Today I’m featuring a writing friend’s debut novel, Perilous Passages by P.A. Lynck for Book Beginnings on Fridays.

Book Beginnings is a fun meme hosted by Rose City Reader blog. To participate, share the first sentence or so of a novel you are reading and your thoughts about it. When you are finished, add your URL to the Book Beginnings page linked above. Hope to see you there!



Perilous Passages by P.A. Lynck

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This historical fiction novel is as grand as its subject, the Queen Mary.

Summary:  In 1939, with the threat of World War II soon to become a reality, the luxury cruise liner the Queen Mary is dramatically transformed into a wartime troop transport ship. Those caught up in the life-changing events include a young Boston doctor Ben Stuart, distraught over a nightclub fire and questioning his future; a British ship captain James Hawthorne who accepts his wartime assignment on the Queen Mary; and his strong-willed daughter Kate, who is passionate about contributing to the war effort and talks her way aboard.

Meanwhile in Lithuania, the Japanese Ambassador, sympathetic to the persecution of the Jews, places himself in harm’s way to help them. A Jewish engineer and his wife in Vilna, Lithuania attempt a harrowing escape from “the pit”, just the beginning of their long and dangerous journey.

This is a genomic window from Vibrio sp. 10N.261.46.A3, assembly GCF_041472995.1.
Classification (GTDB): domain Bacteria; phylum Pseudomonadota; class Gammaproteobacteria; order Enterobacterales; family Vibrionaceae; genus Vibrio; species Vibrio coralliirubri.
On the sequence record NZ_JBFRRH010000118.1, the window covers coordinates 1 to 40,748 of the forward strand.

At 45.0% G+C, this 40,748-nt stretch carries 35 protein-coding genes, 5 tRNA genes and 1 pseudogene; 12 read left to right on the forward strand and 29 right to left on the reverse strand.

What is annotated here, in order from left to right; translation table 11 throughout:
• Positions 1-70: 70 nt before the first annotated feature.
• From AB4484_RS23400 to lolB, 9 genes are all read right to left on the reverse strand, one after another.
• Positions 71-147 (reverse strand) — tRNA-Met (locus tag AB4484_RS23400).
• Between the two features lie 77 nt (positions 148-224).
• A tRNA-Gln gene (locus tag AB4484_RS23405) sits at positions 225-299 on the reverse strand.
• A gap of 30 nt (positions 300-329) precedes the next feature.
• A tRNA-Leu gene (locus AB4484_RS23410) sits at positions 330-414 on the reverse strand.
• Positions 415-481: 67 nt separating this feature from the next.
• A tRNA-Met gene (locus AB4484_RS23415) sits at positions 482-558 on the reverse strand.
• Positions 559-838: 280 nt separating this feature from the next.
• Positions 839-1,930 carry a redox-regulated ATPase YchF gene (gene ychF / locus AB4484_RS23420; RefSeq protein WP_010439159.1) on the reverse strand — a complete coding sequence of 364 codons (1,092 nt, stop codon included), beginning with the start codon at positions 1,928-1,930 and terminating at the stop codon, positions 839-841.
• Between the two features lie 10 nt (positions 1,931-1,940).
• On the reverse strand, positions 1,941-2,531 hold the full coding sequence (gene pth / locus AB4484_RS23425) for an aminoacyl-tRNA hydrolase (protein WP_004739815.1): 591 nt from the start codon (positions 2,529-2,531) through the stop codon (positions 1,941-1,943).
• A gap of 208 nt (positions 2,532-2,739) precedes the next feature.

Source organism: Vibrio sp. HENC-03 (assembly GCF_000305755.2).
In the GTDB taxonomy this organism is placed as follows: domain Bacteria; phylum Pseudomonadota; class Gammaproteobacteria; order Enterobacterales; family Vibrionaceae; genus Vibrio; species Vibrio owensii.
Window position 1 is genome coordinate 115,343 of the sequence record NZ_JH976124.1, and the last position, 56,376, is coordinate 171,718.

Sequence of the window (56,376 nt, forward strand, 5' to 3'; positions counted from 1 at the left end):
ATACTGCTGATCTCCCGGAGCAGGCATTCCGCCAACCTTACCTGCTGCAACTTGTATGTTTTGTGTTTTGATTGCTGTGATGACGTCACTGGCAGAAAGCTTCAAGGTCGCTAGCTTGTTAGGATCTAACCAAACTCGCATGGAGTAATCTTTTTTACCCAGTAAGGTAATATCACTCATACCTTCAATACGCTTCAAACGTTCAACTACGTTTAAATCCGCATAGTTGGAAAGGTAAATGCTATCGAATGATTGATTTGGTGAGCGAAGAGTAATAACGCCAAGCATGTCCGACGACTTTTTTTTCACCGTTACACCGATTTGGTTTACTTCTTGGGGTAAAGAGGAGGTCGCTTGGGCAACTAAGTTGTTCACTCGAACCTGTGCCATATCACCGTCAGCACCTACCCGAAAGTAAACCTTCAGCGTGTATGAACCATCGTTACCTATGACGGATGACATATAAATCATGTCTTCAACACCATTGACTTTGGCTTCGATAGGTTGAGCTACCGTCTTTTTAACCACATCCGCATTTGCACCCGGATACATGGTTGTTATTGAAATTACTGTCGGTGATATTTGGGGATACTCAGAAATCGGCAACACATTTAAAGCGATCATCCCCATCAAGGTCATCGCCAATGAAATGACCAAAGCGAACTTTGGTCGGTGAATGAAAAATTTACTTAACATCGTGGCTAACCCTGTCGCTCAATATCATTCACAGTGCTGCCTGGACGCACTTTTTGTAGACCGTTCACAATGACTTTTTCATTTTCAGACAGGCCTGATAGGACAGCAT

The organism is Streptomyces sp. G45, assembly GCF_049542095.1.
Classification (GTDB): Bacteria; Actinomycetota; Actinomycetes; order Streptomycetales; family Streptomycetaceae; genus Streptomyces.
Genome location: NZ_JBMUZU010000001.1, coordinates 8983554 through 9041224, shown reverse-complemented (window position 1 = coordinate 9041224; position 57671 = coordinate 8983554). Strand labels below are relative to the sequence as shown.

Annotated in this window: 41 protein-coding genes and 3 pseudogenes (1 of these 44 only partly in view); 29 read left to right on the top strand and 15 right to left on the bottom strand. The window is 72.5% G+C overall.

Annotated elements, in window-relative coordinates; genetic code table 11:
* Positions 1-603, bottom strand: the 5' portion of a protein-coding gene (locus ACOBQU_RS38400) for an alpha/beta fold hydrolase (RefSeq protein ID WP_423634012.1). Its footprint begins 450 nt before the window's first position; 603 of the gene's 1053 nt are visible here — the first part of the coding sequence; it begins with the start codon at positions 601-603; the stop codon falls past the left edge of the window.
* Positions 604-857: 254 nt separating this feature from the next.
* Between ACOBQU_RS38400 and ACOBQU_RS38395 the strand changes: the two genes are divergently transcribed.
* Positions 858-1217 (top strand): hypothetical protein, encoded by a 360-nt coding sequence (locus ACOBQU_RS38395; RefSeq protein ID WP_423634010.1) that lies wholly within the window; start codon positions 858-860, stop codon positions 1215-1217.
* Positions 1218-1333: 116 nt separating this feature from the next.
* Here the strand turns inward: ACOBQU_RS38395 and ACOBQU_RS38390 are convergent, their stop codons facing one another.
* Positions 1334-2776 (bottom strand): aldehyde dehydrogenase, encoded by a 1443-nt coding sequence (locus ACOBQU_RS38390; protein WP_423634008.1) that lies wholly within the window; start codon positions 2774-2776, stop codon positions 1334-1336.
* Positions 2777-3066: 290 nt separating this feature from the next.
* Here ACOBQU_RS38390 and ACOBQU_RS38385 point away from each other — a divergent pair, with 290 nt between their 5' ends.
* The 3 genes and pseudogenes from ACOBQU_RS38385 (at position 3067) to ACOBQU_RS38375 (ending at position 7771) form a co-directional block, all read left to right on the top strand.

These lives are all connected by one voyage of the legendary ship, the Queen Mary. With German U-boats hunting her, a catastrophic collision, a fierce storm and a Nazi bounty of $250,000, this marvelous British ship, the Queen Mary, zig-zags a path through their lives.

First Sentence:

New York, NY
Mid-July 1939

The noise of the colorful crowd clustered on the wooden New York pier, the taxicabs rumbling over it unloading their fares, and the dockworkers calling to each other as they prepared the Queen Mary for her voyage, filled the morning air.


You can feel the excitement and bustling energy as new doctor Ben Stuart and his mother prepare to board the Queen Mary for a well-earned vacation.


The Friday 56 is hosted by Freda’s Voice. The premise is simple. Turn to page 56 in the book and pick a quote.


The look on the Captain’s face was troubling and the words he delivered to Ben were dire. “You’re very perceptive, Ben. Yes, a cruise ship has been sunk. Three hundred lives lost.”



In the previous section we learned what passengers experienced aboard the Queen Mary when it was a luxury cruise liner. In contrast, this section shows one of the perils of being on the ship during the war. Danger was always present because German u-boats were likely to attack at any time. The soldiers and sailors took many precautions to avoid attracting the attention of the enemies, such as making sure no litter went into the water and running in complete darkness at night. Even radios were forbidden. It is these historically-accurate details of life aboard the ship that make the story come alive.

What do you think? Do you enjoy historical fiction set in WWII?